Recently an acquaintance of mine, Joe, shared that he was “stuck” in his grief. Upon asking some probing questions I found out that shortly before her death his mother gave some jewelry, which Joe referred to as “family heirlooms”, to his sisters who, quickly after their mother’s death, turned the items in for cash. I sensed his mounting rage as he shared details of their deception adding “they didn’t even need the money”.
Before the “heirloom cashing” the siblings had been close even referring to them as his “best friends”, however at this point they had not spoken in well over a year.
I asked him 2 questions:
Q1. How has your anger towards your sisters affected your life?
A: Joe’s anger was negatively affecting other relationships; most concerning was that the bitterness he carried was interfering with his ability to connect with his wife. He had also isolated himself from the rest of his family intentionally missing his niece’s wedding and the graduations of 2 other nieces. However he said he did “the right thing” and called the nieces to explain that “because of their mothers” he would not be there but sent a nice gift.
Q2. How do you think your mother would feel knowing that her “stuff” caused you to cut off your sisters and miss family celebrations?
Tears welled up in his eyes as he said. “She would have never wanted this to happen.”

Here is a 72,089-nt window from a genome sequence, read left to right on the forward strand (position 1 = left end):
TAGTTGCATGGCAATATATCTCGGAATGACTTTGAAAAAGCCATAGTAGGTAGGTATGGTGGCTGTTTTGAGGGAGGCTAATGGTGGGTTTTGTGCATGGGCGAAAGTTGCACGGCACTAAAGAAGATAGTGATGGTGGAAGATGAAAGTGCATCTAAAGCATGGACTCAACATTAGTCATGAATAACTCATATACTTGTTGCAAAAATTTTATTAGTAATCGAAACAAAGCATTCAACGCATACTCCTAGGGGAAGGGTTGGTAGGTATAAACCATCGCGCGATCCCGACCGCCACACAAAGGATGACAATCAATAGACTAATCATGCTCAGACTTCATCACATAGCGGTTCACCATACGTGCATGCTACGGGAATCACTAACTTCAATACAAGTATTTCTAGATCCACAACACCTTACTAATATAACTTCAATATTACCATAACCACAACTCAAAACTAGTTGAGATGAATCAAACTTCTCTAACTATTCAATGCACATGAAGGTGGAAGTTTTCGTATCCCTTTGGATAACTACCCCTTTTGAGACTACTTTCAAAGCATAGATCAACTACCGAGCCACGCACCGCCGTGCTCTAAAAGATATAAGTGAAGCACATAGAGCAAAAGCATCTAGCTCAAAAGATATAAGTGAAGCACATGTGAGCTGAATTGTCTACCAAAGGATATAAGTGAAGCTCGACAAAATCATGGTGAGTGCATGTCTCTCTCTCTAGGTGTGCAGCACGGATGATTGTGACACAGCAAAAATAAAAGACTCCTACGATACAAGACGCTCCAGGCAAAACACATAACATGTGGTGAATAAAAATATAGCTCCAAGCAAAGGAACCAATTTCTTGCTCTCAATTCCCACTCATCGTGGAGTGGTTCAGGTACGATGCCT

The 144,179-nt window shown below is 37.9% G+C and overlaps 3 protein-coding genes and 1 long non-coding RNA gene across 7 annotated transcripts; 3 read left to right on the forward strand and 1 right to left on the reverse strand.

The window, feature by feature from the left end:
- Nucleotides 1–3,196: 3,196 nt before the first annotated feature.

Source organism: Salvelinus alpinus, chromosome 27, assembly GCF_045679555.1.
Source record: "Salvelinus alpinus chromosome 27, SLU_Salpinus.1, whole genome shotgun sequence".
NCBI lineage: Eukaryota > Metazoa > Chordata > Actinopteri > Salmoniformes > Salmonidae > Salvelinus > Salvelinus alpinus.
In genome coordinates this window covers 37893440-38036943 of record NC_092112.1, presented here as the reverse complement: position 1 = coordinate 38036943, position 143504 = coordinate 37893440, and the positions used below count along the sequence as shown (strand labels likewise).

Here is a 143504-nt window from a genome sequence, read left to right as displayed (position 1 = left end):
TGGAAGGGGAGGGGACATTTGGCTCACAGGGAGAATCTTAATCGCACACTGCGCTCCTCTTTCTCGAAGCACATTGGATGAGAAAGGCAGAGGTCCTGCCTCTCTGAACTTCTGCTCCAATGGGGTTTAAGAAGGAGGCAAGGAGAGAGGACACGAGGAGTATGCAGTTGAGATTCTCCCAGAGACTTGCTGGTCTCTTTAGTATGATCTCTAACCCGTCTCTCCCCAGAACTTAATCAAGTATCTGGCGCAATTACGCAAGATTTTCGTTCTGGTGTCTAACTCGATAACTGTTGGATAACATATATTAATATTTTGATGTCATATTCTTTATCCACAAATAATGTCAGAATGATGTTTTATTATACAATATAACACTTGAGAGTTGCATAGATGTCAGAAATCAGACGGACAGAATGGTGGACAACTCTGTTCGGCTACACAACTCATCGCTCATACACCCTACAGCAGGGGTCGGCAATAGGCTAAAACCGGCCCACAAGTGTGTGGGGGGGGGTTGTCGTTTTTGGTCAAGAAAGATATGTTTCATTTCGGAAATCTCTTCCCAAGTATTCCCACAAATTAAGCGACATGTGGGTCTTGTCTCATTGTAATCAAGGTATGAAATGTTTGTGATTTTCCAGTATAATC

I shared the following with him:
- Inheritance is left to family as a gift. Unless there’s a contingency on how it’s to be used, then the person who receives it can do whatever they want with it as it now belongs to them.
- We place emotional value on inheritance based on a story we’ve attached to it. Inheritance is, simply put, stuff belonging to someone who, prior to their death, made a decision to give it to someone else.
- Destroying relationships with people we love over stuff eventually destroys all our other relationships, as we displace anger and bitterness onto those we’re still connected with.
- Anger and bitterness breed anger and bitterness. Harboring bitterness over alleged offenses by family members will create an inheritance of anger and bitterness for future generations.
Joe’s story is not unique; I’ve heard hundreds of similar stories over my 20 year career.
However; the bottom line is: If you are going through something similar or know someone who is ask the question: “Is this what your deceased loved one would have wanted?” If the answer is “no”, then put down your anger and pick up the phone TODAY, call those family members and begin the healing together.